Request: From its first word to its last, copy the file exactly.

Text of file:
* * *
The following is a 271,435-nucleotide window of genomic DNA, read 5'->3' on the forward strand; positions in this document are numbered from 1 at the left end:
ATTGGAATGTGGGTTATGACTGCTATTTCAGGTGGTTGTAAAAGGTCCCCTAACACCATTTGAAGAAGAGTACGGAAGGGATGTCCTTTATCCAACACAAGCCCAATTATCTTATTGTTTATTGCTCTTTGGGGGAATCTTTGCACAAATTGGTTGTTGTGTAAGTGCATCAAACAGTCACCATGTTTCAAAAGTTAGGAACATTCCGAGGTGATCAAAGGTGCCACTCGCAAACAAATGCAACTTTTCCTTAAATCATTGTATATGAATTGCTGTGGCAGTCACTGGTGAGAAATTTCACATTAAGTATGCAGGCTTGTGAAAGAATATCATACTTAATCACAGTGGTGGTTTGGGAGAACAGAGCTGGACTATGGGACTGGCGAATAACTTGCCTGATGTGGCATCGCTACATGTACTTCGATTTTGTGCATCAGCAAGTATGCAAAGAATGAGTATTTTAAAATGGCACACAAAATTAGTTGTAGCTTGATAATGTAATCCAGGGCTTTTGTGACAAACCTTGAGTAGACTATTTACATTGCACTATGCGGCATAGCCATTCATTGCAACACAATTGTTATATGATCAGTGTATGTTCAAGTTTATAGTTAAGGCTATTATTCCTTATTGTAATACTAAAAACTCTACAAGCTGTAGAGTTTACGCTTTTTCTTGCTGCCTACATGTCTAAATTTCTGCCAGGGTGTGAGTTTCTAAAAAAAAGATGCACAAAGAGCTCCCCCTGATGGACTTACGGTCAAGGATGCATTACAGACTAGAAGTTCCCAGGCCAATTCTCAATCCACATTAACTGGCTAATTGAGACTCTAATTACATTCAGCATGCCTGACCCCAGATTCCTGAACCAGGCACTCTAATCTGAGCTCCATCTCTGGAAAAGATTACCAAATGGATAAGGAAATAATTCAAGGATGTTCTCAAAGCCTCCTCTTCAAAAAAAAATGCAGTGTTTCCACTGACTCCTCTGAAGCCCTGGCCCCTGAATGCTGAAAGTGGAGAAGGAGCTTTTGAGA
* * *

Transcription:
The following is a 271,435-nucleotide window of genomic DNA, read 5'->3' on the forward strand; positions in this document are numbered from 1 at the left end:
ATTGGAATGTGGGTTATGACTGCTATTTCAGGTGGTTGTAAAAGGTCCCCTAACACCATTTGAAGAAGAGTACGGAAGGGATGTCCTTTATCCAACACAAGCCCAATTATCTTATTGTTTATTGCTCTTTGGGGGAATCTTTGCACAAATTGGTTGTTGTGTAAGTGCATCAAACAGTCACCATGTTTCAAAAGTTAGGAACATTCCGAGGTGATCAAAGGTGCCACTCGCAAACAAATGCAACTTTTCCTTAAATCATTGTATATGAATTGCTGTGGCAGTCACTGGTGAGAAATTTCACATTAAGTATGCAGGCTTGTGAAAGAATATCATACTTAATCACAGTGGTGGTTTGGGAGAACAGAGCTGGACTATGGGACTGGCGAATAACTTGCCTGATGTGGCATCGCTACATGTACTTCGATTTTGTGCATCAGCAAGTATGCAAAGAATGAGTATTTTAAAATGGCACACAAAATTAGTTGTAGCTTGATAATGTAATCCAGGGCTTTTGTGACAAACCTTGAGTAGACTATTTACATTGCACTATGCGGCATAGCCATTCATTGCAACACAATTGTTATATGATCAGTGTATGTTCAAGTTTATAGTTAAGGCTATTATTCCTTATTGTAATACTAAAAACTCTACAAGCTGTAGAGTTTACGCTTTTTCTTGCTGCCTACATGTCTAAATTTCTGCCAGGGTGTGAGTTTCTAAAAAAAAGATGCACAAAGAGCTCCCCCTGATGGACTTACGGTCAAGGATGCATTACAGACTAGAAGTTCCCAGGCCAATTCTCAATCCACATTAACTGGCTAATTGAGACTCTAATTACATTCAGCATGCCTGACCCCAGATTCCTGAACCAGGCACTCTAATCTGAGCTCCATCTCTGGAAAAGATTACCAAATGGATAAGGAAATAATTCAAGGATGTTCTCAAAGCCTCCTCTTCAAAAAAAAATGCAGTGTTTCCACTGACTCCTCTGAAGCCCTGGCCCCTGAATGCTGAAAGTGGAGAAGGAGCTTTTGAGA